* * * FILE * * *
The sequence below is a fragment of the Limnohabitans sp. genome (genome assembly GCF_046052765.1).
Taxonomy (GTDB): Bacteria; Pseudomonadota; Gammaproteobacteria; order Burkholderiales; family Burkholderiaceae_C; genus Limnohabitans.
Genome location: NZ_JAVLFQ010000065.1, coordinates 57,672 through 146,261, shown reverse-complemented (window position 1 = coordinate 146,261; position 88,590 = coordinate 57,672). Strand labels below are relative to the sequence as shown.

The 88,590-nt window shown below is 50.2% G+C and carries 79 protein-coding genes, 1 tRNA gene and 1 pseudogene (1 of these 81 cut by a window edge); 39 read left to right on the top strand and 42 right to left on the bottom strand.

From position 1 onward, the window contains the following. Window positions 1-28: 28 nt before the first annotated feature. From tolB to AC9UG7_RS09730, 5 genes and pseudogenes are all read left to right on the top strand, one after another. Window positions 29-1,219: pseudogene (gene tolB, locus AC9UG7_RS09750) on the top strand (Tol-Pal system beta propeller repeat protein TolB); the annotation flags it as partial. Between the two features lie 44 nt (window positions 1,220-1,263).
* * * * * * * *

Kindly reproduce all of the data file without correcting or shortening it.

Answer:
The sequence below is a fragment of the Limnohabitans sp. genome (genome assembly GCF_046052765.1).
Taxonomy (GTDB): Bacteria; Pseudomonadota; Gammaproteobacteria; order Burkholderiales; family Burkholderiaceae_C; genus Limnohabitans.
Genome location: NZ_JAVLFQ010000065.1, coordinates 57,672 through 146,261, shown reverse-complemented (window position 1 = coordinate 146,261; position 88,590 = coordinate 57,672). Strand labels below are relative to the sequence as shown.

The 88,590-nt window shown below is 50.2% G+C and carries 79 protein-coding genes, 1 tRNA gene and 1 pseudogene (1 of these 81 cut by a window edge); 39 read left to right on the top strand and 42 right to left on the bottom strand.

From position 1 onward, the window contains the following. Window positions 1-28: 28 nt before the first annotated feature. From tolB to AC9UG7_RS09730, 5 genes and pseudogenes are all read left to right on the top strand, one after another. Window positions 29-1,219: pseudogene (gene tolB, locus AC9UG7_RS09750) on the top strand (Tol-Pal system beta propeller repeat protein TolB); the annotation flags it as partial. Between the two features lie 44 nt (window positions 1,220-1,263).